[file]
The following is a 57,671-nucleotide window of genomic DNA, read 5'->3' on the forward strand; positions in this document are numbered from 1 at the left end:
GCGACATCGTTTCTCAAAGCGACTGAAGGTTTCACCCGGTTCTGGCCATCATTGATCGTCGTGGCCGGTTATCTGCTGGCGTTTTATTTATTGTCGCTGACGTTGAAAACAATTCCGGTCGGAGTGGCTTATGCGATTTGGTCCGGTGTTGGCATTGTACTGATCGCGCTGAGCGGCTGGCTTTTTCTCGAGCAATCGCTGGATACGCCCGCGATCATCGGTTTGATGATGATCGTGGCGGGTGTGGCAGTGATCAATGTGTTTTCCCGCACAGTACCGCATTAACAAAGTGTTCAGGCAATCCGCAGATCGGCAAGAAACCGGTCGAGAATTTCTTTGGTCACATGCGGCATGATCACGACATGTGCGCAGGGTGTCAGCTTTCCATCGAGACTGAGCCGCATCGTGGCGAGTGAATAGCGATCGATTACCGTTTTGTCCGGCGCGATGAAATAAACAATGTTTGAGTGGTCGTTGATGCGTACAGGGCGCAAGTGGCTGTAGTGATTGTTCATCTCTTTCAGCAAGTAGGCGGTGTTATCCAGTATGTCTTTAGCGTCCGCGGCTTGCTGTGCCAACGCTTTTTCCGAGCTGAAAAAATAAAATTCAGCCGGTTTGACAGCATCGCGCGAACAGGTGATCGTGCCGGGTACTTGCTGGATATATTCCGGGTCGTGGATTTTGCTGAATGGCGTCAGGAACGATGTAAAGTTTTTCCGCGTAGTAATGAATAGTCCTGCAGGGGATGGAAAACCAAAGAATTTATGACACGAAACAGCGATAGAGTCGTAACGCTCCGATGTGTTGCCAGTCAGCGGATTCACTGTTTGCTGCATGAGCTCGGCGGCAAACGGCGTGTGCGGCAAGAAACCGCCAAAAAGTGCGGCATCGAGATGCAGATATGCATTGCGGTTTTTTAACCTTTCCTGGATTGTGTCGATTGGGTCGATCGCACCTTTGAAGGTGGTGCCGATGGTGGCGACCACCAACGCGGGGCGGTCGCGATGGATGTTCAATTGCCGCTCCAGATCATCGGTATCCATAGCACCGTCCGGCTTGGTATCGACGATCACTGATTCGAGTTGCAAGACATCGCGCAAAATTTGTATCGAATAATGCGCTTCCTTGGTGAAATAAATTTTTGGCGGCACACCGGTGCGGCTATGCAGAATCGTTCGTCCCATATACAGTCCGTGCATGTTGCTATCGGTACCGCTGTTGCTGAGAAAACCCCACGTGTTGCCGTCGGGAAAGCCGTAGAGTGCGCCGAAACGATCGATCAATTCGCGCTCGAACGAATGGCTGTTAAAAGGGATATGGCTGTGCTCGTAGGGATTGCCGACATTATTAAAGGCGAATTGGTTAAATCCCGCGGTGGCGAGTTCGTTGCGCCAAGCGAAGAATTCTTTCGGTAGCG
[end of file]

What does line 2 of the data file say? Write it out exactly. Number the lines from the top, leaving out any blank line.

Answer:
GCGACATCGTTTCTCAAAGCGACTGAAGGTTTCACCCGGTTCTGGCCATCATTGATCGTCGTGGCCGGTTATCTGCTGGCGTTTTATTTATTGTCGCTGACGTTGAAAACAATTCCGGTCGGAGTGGCTTATGCGATTTGGTCCGGTGTTGGCATTGTACTGATCGCGCTGAGCGGCTGGCTTTTTCTCGAGCAATCGCTGGATACGCCCGCGATCATCGGTTTGATGATGATCGTGGCGGGTGTGGCAGTGATCAATGTGTTTTCCCGCACAGTACCGCATTAACAAAGTGTTCAGGCAATCCGCAGATCGGCAAGAAACCGGTCGAGAATTTCTTTGGTCACATGCGGCATGATCACGACATGTGCGCAGGGTGTCAGCTTTCCATCGAGACTGAGCCGCATCGTGGCGAGTGAATAGCGATCGATTACCGTTTTGTCCGGCGCGATGAAATAAACAATGTTTGAGTGGTCGTTGATGCGTACAGGGCGCAAGTGGCTGTAGTGATTGTTCATCTCTTTCAGCAAGTAGGCGGTGTTATCCAGTATGTCTTTAGCGTCCGCGGCTTGCTGTGCCAACGCTTTTTCCGAGCTGAAAAAATAAAATTCAGCCGGTTTGACAGCATCGCGCGAACAGGTGATCGTGCCGGGTACTTGCTGGATATATTCCGGGTCGTGGATTTTGCTGAATGGCGTCAGGAACGATGTAAAGTTTTTCCGCGTAGTAATGAATAGTCCTGCAGGGGATGGAAAACCAAAGAATTTATGACACGAAACAGCGATAGAGTCGTAACGCTCCGATGTGTTGCCAGTCAGCGGATTCACTGTTTGCTGCATGAGCTCGGCGGCAAACGGCGTGTGCGGCAAGAAACCGCCAAAAAGTGCGGCATCGAGATGCAGATATGCATTGCGGTTTTTTAACCTTTCCTGGATTGTGTCGATTGGGTCGATCGCACCTTTGAAGGTGGTGCCGATGGTGGCGACCACCAACGCGGGGCGGTCGCGATGGATGTTCAATTGCCGCTCCAGATCATCGGTATCCATAGCACCGTCCGGCTTGGTATCGACGATCACTGATTCGAGTTGCAAGACATCGCGCAAAATTTGTATCGAATAATGCGCTTCCTTGGTGAAATAAATTTTTGGCGGCACACCGGTGCGGCTATGCAGAATCGTTCGTCCCATATACAGTCCGTGCATGTTGCTATCGGTACCGCTGTTGCTGAGAAAACCCCACGTGTTGCCGTCGGGAAAGCCGTAGAGTGCGCCGAAACGATCGATCAATTCGCGCTCGAACGAATGGCTGTTAAAAGGGATATGGCTGTGCTCGTAGGGATTGCCGACATTATTAAAGGCGAATTGGTTAAATCCCGCGGTGGCGAGTTCGTTGCGCCAAGCGAAGAATTCTTTCGGTAGCG